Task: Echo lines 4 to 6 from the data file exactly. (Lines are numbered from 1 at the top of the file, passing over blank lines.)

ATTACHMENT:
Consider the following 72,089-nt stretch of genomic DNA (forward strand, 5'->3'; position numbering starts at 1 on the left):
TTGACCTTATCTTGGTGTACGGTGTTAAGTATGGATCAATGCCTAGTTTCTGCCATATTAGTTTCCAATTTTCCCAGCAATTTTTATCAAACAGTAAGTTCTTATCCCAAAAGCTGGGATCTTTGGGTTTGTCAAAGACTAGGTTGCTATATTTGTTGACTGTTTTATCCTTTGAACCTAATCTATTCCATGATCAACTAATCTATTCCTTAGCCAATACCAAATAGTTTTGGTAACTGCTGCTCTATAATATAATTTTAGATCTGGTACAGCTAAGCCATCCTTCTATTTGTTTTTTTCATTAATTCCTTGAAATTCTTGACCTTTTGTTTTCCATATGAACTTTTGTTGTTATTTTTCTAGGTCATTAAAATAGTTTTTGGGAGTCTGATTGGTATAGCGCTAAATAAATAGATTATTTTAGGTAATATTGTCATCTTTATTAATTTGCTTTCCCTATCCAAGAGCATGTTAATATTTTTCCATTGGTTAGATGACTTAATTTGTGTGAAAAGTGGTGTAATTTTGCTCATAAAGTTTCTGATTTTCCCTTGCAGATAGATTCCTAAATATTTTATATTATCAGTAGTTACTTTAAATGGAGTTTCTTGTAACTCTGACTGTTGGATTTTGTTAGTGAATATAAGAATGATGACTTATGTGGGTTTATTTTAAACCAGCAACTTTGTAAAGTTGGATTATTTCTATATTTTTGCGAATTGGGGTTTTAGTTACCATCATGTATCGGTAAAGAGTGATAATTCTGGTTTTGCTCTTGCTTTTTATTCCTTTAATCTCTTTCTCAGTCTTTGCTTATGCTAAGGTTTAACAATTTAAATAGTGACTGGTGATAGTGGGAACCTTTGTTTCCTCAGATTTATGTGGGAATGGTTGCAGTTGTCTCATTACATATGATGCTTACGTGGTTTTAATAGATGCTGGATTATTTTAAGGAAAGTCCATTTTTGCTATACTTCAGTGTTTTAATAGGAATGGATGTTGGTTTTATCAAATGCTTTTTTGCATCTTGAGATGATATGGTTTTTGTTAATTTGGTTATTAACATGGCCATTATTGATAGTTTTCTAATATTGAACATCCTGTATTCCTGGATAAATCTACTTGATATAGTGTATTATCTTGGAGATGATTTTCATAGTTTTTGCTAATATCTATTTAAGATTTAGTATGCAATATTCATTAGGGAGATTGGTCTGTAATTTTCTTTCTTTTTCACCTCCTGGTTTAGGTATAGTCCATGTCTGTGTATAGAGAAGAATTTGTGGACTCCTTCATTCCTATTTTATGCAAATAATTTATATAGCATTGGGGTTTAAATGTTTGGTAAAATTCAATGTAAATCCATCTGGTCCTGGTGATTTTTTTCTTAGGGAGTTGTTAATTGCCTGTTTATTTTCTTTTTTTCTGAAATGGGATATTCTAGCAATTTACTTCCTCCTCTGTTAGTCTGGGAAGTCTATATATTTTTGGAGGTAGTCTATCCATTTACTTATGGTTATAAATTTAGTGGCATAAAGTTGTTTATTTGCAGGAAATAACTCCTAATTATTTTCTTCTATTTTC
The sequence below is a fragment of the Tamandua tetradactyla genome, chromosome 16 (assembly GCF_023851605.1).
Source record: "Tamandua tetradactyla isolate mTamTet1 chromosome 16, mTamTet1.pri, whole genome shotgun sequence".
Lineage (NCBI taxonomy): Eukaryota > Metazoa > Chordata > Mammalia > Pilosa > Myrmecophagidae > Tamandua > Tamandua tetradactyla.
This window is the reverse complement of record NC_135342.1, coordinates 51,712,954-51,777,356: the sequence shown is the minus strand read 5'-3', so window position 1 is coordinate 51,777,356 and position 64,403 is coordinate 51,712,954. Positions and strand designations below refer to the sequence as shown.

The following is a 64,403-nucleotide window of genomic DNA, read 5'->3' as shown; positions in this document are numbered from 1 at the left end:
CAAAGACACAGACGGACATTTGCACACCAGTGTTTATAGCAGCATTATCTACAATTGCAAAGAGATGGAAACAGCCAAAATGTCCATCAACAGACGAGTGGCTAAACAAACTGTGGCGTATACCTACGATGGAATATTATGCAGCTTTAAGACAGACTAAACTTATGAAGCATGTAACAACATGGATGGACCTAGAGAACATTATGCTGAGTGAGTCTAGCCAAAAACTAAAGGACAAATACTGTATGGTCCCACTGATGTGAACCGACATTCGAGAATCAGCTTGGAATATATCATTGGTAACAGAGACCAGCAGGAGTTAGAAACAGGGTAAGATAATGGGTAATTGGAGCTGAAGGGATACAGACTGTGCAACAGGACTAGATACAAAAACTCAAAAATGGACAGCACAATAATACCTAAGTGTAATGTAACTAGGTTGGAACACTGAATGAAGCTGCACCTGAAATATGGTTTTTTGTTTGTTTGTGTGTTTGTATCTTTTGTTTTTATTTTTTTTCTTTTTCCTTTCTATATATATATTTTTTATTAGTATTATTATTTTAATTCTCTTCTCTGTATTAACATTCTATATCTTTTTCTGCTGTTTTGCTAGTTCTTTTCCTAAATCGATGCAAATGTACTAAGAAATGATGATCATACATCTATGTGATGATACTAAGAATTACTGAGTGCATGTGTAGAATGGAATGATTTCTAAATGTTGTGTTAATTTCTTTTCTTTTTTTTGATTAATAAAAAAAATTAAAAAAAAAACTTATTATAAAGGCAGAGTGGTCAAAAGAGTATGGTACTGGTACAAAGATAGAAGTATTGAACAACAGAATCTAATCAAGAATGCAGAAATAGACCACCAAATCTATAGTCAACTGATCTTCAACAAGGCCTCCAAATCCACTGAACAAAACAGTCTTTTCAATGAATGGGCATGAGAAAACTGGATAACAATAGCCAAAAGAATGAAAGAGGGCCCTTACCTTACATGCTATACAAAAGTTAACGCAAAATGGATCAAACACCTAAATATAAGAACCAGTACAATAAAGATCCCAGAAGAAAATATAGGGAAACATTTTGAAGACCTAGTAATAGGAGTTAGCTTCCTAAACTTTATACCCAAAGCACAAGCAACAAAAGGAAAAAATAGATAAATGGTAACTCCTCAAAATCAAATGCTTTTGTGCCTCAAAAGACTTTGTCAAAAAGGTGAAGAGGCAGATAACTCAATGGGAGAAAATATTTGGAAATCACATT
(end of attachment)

Source record: "Tamandua tetradactyla isolate mTamTet1 chromosome 16, mTamTet1.pri, whole genome shotgun sequence".
Lineage (NCBI taxonomy): Eukaryota > Metazoa > Chordata > Mammalia > Pilosa > Myrmecophagidae > Tamandua > Tamandua tetradactyla.
This window is the reverse complement of record NC_135342.1, coordinates 51,712,954-51,777,356: the sequence shown is the minus strand read 5'-3', so window position 1 is coordinate 51,777,356 and position 64,403 is coordinate 51,712,954. Positions and strand designations below refer to the sequence as shown.